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Pick up any newspaper or point your web browser to any major or minor news publication and questions like these will be all over them. A lot of Americans feel that the War on Terror and our presence in Iraq has lasted too long. Are they correct? Should we pull out and call it quits? Should we have another repeat of the Vietnam War? Believe it or not, that's how a lot of people view this war, as another Vietnam. They feel that we are out there, putting the American nose into something that shouldn't be picked. But they are not entirely true.
[I] feel that the war in Iraq was a justifiable one and that it was something that was needed. Saddam Hussein was a dictator who ruled with an iron fist and if someone opposed him or he didn't like anyone, he found a way to "eliminate" them. He was starting to become a threat not only to himself, but to his neighboring countries. Back in the early 1990's, he was a threat to Kuwait and we helped quell that conflict, but because the American public did not want the troops or the president to go any further, they held back for one reason or the other.
The War in Iraq has sparked an abundance of criticism since its start in March of 2003. Now, four year later, the criticism has only intensified. The fact of the matter is that upon invasion of Iraq four years ago, the reasons were justifiable based on the evidence at hand. Our American troops, some 3,386 of our armed service members have given their lives for a cause that they felt was just, according to an Associated Press count that was conducted on Friday, May 11, 2007 (Associated Press, 2007). The devastating number is a cruel reminder as to how dangerous a war can be in general, but even more so when guerrilla warfare is present. In general, the majority of surveys conducted nationwide, showed that the public feel that the war has gone on a much greater period of time than anticipated, and now want the American troops to come home. The question at hand is how to withdraw the troops, safely, without leaving the country of Iraq with devastating effects. Officials may speculate amongst themselves and debate the matter in full intensity, but no answer has ever been reached.
As the months go on, more and more evidence is apparent to the general public as to why we have staked our stay in Iraq so long.
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Some critics say that we are only still in Iraq for reasons that deal with Iraq's oil industry. According to an interview that was conducted with a Chairman from Chevron/Texaco, Iraq's supply has rapidly decreased in productivity since the war began (O'Reilly, 2007). Under the dictatorship of Sadaam Hussein, billions of dollars worth of oil was being produced, now only a very small percentage is being produced, due to the blowing up of the oil fields. The United States is not benefiting from their oil industry as some might otherwise think.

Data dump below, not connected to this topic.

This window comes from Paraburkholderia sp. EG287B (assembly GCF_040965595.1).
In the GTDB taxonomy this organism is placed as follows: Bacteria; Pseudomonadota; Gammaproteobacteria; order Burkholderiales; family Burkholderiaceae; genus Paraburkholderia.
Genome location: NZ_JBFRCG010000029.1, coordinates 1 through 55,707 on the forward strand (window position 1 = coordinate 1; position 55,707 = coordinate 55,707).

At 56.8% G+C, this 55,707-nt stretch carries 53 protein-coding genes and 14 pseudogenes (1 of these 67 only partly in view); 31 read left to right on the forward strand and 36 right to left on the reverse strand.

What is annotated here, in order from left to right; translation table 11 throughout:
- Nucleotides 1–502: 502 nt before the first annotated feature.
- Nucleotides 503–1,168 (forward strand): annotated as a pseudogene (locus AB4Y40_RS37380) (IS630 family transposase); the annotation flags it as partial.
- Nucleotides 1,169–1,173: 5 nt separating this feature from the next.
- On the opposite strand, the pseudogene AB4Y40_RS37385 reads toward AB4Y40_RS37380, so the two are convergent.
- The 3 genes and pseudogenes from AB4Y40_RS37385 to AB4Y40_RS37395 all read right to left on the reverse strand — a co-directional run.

Upon examination of various debates that are currently underway in Congress to withdraw troops, I feel that it is not feasible to pull out all troops suddenly from the country (Associated Press, 2007). By considering a deliberate pullout, "This is a prescription for chaos and confusion and we must not impose it on our troops," Bush said in a nationally broadcast statement from the White House (Associated Press, 2007). A slow, lengthy withdrawal seems to be the best solution for the matter at hand. How Iraqis, in general, will react to the withdrawal process should be a top priority. By slowly withdrawing the troops, gives the Iraqis time to adjust to a life that will not have the protection of the United States armed forced members around the corner, as the majority of them have been accustomed to over the past four years. There is no telling if violence will increase by the insurgents or decrease because of the American troops leaving the country, but the main reasoning for us invading has been resolved and now, we, our military, must clean up to the best of their ability and withdraw in the most adjustable fashion as possible, so the Iraqi government can pick up with what has been taught to them and defend their country. Yes, there will be flaws and uncertainties but there has not been a single government in the history of civilization that hasn't taken decades, sometimes centuries, to perfect. Even after years and years of methodically correcting short comings of the new founded government, there will still be flaws. No one government is perfect and only time will allow the room for growth and corrections.